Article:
❚ The Health Resources and Services Administration, an agency of the U.S. Department of Health and Human Services, awarded Lahey Clinic the Silver 1 Medal of Honor for Organ Donation. The award recognizes Lahey for achieving a 75 percent conversion rate (the rate of actual donations occurring as compared to the number of eligible donors) and for reaching the milestone of 10 percent of donors following cardiac death.

❚ Lahey Clinic’s Infection Control

❚ Lahey was named one of the top 100 integrated health networks by SDI, a leading provider of health care analytics. The 2009 edition of the SDI IHN 100 identifies the top integrated health networks among 570 specialty, local and regional networks in the United States that meet critical success factors. Lahey’s scores surpassed the national average in seven of eight categories.

Program was awarded a certificate of merit by the Betsy Lehman Center as part of the center’s annual patient safety award initiative. The 2009 awards honor organizations that demonstrate a safety culture with specific respect to health-care associated infections.

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Repor t on 2009 Philanthropic Suppor t for Nursing During 2009, Lahey Clinic raised close to $458,000 to advance nursing education, nursing workforce development and other areas of need. We are grateful for your support. In 2009, Lahey received a multi-year grant from the Citizens Bank Foundation to support the Clinic’s nursing workforce development activities: the Nursing Internship/Residency Program and the Lahey Clinic-Middlesex Community College Nursing Education Partnership. “At Citizens Bank, we care deeply about our communities. We are proud to demonstrate that commitment by making this grant to Lahey in recognition of the exceptional level of nursing expertise and staff training that benefits patients every day and addresses the nation’s need for more nurses,” said Jerry Sargent, President of Citizens Bank, Massachusetts. Lahey former CEO and president David M. Barrett, MD, applauded Citizens Bank’s recognition of the Clinic’s ability to attract and retain skilled nurses, who are committed to ongoing professional development to stay at the forefront of nursing. Donors also help us move forward on key initiatives to improve and enhance patient care. In 2009, an important gift from Dr. Christopher G. Connolly and Ms. Marjorie L. Liner allowed Lahey to advance towards NICHE (Nurses Improving Care for Healthsystem Elders) accreditation, signaling the Clinic’s commitment to outstanding geriatric nursing care. Their gift allowed members of our NICHE steering committee to participate in initial leadership training as well as the NICHE national conference, where Lahey was officially recognized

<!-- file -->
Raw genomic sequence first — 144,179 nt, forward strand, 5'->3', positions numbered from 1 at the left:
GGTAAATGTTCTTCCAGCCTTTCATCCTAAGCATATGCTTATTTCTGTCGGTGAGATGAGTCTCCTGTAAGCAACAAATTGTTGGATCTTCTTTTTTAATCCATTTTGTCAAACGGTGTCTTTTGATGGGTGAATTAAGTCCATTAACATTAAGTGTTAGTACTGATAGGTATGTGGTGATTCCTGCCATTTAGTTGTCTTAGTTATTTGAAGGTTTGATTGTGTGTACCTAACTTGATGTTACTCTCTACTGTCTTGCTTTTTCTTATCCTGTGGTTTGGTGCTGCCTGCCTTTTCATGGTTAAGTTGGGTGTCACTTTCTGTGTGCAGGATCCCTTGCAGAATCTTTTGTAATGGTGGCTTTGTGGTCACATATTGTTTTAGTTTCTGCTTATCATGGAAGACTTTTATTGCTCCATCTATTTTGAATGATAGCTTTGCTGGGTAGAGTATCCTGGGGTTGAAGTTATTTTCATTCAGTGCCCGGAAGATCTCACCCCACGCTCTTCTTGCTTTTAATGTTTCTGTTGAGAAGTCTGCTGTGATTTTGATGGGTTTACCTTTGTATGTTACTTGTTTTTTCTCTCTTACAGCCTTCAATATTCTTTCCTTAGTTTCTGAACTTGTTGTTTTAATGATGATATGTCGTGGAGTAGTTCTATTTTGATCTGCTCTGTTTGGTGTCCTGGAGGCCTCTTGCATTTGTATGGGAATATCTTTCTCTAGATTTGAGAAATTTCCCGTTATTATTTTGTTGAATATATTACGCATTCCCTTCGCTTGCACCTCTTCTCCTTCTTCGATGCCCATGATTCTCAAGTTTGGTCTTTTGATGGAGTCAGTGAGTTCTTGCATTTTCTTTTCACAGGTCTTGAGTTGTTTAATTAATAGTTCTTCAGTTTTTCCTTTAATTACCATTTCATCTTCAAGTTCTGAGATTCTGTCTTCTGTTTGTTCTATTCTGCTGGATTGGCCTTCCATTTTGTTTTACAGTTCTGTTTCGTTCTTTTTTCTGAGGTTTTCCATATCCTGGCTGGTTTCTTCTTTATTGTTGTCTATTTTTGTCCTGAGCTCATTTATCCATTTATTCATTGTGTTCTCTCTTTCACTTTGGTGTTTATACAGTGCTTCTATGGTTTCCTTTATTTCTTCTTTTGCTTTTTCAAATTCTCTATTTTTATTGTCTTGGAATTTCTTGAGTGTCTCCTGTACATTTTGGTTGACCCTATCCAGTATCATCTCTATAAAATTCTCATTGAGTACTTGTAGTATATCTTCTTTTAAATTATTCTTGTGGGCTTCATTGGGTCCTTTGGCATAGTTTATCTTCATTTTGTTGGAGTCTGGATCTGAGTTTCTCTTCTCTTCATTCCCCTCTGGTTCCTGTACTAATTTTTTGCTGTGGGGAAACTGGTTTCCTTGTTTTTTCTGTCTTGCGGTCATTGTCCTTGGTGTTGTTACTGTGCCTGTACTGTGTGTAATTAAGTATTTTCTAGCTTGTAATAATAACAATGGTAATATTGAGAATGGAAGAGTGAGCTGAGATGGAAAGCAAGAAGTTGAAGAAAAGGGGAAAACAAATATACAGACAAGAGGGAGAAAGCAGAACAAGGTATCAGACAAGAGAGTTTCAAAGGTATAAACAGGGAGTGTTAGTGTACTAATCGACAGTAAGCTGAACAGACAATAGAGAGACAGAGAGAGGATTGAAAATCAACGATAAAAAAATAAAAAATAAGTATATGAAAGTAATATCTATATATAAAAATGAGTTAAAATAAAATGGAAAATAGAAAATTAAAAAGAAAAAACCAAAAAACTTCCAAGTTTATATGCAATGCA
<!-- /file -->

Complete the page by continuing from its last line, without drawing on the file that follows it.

34 | Exceptional Nurses... Extraordinary Care

as a newly designated NICHE hospital. We thank Dr. Connolly and Ms. Liner for their vision and gift to our nursing program. In addition, we recognize the significant fundraising efforts of the Women’s Health Forum, Lahey’s foremost volunteer group. Founded in 2006, the Lahey Clinic Women’s Health Forum is dedicated to creating a greater awareness of women’s health issues, and generating increased donations for Nursing and Clinic initiatives. During 2009, Salter HealthCare’s lead sponsorship of the Women’s Health Forum supported activities that raised funds for nursing stipends, benefiting our nurses through increased access to training and tuition reimbursement. Our donor report would not be complete without mention of our most valued Nursing supporters, John and Letitia Carter. Over the years, the Carters’ generosity and dedication to our nursing program has helped us educate and train nursing staff—from entry-level nurses to seasoned professionals—in nursing simulation and other important programs and services. The Carters’ support for Nursing allows the Clinic to be a nursing leader, helping our staff achieve their personal career goals, keep pace with technology, and continually improve the quality of care that we provide to our patients. Lahey Clinic thanks our many wonderful donors. You are important members of the team of nurses, doctors and others who are committed to delivering the best possible patient care every day. Thank you!

From Left: Gayle Gravlin, EdD, RN, NEA-BC, Associate Chief Nurse, Nursing Education, Research & Professional Development; Patricia Tyler, Director Workforce Development; Joan Robbio, Senior Vice President, Human Resources Officer; Robert Driscoll, COO, Salter HealthCare; Tom Salter, Vice President of Business Development, Salter HealthCare; Robert Salter, Principal/owner, Salter HealthCare; Beverly Stoebel, Director of marketing, Salter HealthCare; and Kathleen S. Jose, MSN, RN, Chief Nursing Officer, Lahey Clinic

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“ Lahey has now joined

an elite group of organizations recognized for excellence in nursing practice. As such, others who aspire to reach a similar level of excellence will seek our input and advice. Involvement in education, professional development and personal growth are hallmarks of a Magnet organization. Continue to take pride in your accomplishments and strive to mentor others on the journey of excellence.



—Kathleen S. Jose MSN, RN, CNO

Nursing colleagues in the Medical Intensive Care Unit (MICU)

Lahey Clinic 41 Mall Road Burlington, MA 01805

Exceptional

NURSES Extraordinary

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at Lahey Clinic

2009 Nursing Annual Report